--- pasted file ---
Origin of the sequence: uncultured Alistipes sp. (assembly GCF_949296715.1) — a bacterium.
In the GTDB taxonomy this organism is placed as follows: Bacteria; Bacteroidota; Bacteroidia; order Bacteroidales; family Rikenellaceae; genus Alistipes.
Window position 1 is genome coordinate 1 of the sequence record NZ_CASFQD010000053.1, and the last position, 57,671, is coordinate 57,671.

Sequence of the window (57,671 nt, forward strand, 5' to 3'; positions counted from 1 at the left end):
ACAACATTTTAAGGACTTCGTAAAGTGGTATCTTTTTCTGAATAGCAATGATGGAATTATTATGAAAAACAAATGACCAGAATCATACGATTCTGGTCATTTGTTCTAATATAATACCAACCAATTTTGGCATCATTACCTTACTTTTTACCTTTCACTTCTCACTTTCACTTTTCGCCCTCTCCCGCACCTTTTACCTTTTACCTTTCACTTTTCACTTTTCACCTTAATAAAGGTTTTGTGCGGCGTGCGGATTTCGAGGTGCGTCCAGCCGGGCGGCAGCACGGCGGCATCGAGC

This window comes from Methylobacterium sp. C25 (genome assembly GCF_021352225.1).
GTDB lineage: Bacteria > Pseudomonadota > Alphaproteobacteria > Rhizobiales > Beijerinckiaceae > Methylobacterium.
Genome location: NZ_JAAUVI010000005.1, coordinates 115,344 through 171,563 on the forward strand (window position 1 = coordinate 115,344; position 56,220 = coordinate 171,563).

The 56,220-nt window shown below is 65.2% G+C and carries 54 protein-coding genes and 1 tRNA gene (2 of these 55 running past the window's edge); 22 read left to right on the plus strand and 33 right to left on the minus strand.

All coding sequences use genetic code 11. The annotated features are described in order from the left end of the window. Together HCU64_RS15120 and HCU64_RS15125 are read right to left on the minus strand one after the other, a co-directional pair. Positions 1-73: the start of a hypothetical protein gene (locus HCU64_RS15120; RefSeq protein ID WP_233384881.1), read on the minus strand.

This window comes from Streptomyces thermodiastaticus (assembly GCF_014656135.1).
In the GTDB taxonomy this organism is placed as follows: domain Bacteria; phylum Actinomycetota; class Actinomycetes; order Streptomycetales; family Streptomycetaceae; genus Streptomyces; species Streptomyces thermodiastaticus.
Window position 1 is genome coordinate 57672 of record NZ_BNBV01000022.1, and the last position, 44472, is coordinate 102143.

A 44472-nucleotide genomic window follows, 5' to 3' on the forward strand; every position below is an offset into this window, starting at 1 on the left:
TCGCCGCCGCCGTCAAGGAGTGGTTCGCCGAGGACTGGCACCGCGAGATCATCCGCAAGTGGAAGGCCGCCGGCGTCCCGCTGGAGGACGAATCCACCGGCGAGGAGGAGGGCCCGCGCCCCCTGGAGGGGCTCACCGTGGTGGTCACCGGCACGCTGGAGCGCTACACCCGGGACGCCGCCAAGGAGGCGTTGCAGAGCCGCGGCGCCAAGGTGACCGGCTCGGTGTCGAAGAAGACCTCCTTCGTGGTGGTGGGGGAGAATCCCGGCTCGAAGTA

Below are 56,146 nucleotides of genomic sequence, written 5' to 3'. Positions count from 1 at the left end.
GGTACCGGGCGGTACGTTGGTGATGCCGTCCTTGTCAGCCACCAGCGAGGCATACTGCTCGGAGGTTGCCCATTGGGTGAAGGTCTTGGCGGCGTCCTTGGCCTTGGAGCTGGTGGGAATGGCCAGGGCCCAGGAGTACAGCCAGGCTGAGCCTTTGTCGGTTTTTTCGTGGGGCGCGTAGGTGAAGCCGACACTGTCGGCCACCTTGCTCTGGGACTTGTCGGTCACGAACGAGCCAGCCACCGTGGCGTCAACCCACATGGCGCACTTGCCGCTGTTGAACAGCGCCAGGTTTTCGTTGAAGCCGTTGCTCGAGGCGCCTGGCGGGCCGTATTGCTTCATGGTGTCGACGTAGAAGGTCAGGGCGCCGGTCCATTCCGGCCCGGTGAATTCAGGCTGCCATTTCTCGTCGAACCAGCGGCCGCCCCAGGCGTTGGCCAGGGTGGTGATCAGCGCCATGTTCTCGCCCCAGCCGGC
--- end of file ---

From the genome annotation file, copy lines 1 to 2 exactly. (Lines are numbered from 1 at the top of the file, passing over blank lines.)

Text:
Origin of the sequence: uncultured Alistipes sp. (assembly GCF_949296715.1) — a bacterium.
In the GTDB taxonomy this organism is placed as follows: Bacteria; Bacteroidota; Bacteroidia; order Bacteroidales; family Rikenellaceae; genus Alistipes.